Filefax, Inc., a health care records moving and storage company that served as a business associate, went into receivership in 2016.  But its receivership did not put an end to an OCR investigation into a HIPAA violation from 2015. Now, the receiver for Filefax has agreed to pay a fine of $100,000 and to properly store, inventory, and dispose of the medical records remaining in its possession under HHS supervision.

The investigation began with a complaint that OCR received about the exposure of a large volume of documents containing protected health information.  The investigation confirmed that an individual had left medical records of approximately 2,150 patients at a shredding and recycling facility and that Fllefax had either left the PHI in an unlocked truck in the Filefax parking lot or granted permission to a person to remove the PHI from Filefax and left the PHI, unsecured, outside the Filefax facility for that person to collect.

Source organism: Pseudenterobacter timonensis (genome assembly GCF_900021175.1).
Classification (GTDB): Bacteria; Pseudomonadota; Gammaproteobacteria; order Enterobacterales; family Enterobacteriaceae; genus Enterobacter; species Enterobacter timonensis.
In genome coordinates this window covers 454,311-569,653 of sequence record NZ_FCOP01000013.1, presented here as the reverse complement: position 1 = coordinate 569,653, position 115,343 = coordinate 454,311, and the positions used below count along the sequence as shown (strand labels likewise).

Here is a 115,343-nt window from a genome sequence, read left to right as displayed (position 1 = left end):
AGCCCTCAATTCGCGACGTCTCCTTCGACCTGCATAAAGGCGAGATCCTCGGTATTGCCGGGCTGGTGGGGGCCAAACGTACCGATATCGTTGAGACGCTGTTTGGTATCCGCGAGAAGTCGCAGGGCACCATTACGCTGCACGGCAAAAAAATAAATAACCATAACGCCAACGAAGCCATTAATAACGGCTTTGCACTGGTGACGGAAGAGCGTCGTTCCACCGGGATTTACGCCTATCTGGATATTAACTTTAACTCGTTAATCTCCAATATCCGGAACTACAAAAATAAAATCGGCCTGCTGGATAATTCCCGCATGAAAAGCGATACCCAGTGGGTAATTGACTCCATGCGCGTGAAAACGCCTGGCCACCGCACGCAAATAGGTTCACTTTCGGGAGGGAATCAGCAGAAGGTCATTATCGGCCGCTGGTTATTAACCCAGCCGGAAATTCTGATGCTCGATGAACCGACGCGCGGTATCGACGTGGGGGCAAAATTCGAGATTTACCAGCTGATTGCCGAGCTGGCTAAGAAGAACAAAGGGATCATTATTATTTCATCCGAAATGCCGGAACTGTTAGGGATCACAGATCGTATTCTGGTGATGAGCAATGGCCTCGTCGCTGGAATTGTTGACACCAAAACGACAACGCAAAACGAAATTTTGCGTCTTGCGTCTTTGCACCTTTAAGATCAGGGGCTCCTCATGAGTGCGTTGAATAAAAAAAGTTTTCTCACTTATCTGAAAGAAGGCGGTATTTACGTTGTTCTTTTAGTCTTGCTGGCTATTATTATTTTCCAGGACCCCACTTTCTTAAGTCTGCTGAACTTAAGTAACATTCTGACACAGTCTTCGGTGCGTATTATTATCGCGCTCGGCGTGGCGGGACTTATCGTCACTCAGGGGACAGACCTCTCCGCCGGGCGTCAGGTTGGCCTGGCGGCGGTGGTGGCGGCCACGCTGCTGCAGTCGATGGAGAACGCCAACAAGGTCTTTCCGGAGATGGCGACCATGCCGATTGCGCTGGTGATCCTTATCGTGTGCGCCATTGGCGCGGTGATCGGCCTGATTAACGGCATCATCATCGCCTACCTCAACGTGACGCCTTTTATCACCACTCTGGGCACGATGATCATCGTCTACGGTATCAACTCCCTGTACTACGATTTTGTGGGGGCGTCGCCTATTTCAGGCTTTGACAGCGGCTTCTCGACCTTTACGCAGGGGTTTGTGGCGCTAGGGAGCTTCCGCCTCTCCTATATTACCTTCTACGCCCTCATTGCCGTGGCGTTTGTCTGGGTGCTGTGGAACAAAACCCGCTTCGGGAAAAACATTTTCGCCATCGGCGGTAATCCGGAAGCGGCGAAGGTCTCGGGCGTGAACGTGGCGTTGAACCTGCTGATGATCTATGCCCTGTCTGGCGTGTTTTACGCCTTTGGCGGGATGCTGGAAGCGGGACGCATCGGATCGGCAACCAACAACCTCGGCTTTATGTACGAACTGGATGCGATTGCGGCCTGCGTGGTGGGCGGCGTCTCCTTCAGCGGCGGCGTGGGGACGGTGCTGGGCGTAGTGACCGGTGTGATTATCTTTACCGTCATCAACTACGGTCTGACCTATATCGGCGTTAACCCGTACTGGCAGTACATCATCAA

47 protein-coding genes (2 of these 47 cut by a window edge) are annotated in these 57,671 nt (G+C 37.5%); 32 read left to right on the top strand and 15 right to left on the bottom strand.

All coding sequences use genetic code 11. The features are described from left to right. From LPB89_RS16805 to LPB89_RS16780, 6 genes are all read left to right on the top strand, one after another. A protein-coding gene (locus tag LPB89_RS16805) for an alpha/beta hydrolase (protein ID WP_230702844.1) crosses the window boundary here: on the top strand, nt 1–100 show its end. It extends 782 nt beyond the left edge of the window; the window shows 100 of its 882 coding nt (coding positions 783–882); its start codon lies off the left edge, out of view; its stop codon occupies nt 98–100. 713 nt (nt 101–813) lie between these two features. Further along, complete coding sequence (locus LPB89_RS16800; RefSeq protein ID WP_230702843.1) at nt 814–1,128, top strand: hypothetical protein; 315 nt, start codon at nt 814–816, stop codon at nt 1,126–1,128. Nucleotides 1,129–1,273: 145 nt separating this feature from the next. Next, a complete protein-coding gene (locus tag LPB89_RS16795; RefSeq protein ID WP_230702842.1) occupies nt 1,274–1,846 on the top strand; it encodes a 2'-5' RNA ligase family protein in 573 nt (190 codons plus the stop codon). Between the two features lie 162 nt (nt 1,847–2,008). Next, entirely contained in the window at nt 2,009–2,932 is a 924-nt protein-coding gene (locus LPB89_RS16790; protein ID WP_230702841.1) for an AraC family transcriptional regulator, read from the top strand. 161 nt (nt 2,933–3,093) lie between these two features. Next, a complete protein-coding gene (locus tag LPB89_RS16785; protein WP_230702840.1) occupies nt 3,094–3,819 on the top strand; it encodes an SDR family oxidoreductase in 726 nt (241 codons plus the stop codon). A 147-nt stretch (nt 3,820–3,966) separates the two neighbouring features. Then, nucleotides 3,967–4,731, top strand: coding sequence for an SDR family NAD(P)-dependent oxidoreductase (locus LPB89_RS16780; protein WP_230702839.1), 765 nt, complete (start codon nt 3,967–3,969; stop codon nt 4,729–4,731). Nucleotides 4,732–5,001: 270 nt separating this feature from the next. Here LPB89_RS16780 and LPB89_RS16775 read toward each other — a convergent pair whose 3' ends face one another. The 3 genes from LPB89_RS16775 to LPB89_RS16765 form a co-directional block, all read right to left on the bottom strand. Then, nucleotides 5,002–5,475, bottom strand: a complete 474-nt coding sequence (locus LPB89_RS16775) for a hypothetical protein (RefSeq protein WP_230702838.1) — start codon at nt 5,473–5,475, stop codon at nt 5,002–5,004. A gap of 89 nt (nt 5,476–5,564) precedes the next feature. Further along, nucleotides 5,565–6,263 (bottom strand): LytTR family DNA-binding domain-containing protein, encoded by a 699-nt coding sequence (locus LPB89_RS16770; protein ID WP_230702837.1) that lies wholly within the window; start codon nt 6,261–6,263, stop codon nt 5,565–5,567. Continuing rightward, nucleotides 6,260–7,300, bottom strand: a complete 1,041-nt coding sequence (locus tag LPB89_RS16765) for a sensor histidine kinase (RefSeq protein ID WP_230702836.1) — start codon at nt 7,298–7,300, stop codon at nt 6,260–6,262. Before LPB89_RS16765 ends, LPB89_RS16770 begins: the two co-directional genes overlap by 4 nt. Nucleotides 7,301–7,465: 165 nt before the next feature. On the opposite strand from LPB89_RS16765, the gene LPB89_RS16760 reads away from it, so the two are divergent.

Although the closure of the business did not stop the investigation or excuse the business associate from responsibility, it probably did lessen the severity of the consequences. Often the finding of a violation will trigger an inquiry into an entity’s total HIPAA compliance program, and the settlement papers will include a list of failures to meet specific HIPAA requirements. In this case, the settlement agreement addresses only the violation itself, the penalty imposed is lower than often applies, and the ongoing measures that the business associate must undertake are tailored to the winding down of its business operations.